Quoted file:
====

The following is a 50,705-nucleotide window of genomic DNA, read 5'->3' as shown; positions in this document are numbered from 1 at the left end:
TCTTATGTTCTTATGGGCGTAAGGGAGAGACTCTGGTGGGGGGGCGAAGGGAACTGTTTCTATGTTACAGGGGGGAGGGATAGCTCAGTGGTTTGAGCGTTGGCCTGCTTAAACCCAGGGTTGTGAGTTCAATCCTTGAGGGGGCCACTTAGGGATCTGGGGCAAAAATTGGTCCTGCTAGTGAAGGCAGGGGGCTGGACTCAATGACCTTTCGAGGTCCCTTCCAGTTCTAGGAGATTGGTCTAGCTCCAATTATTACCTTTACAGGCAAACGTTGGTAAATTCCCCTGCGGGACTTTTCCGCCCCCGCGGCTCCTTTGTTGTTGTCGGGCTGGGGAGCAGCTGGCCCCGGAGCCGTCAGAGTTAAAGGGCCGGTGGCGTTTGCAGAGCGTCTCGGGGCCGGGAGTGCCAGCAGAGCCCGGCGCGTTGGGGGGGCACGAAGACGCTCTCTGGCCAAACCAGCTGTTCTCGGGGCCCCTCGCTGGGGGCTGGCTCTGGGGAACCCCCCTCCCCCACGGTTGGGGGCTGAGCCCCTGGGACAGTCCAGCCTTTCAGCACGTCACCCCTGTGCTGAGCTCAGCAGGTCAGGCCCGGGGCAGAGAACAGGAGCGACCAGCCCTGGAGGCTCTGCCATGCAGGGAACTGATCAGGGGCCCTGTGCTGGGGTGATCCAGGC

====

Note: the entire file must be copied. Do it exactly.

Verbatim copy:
The following is a 50,705-nucleotide window of genomic DNA, read 5'->3' as shown; positions in this document are numbered from 1 at the left end:
TCTTATGTTCTTATGGGCGTAAGGGAGAGACTCTGGTGGGGGGGCGAAGGGAACTGTTTCTATGTTACAGGGGGGAGGGATAGCTCAGTGGTTTGAGCGTTGGCCTGCTTAAACCCAGGGTTGTGAGTTCAATCCTTGAGGGGGCCACTTAGGGATCTGGGGCAAAAATTGGTCCTGCTAGTGAAGGCAGGGGGCTGGACTCAATGACCTTTCGAGGTCCCTTCCAGTTCTAGGAGATTGGTCTAGCTCCAATTATTACCTTTACAGGCAAACGTTGGTAAATTCCCCTGCGGGACTTTTCCGCCCCCGCGGCTCCTTTGTTGTTGTCGGGCTGGGGAGCAGCTGGCCCCGGAGCCGTCAGAGTTAAAGGGCCGGTGGCGTTTGCAGAGCGTCTCGGGGCCGGGAGTGCCAGCAGAGCCCGGCGCGTTGGGGGGGCACGAAGACGCTCTCTGGCCAAACCAGCTGTTCTCGGGGCCCCTCGCTGGGGGCTGGCTCTGGGGAACCCCCCTCCCCCACGGTTGGGGGCTGAGCCCCTGGGACAGTCCAGCCTTTCAGCACGTCACCCCTGTGCTGAGCTCAGCAGGTCAGGCCCGGGGCAGAGAACAGGAGCGACCAGCCCTGGAGGCTCTGCCATGCAGGGAACTGATCAGGGGCCCTGTGCTGGGGTGATCCAGGC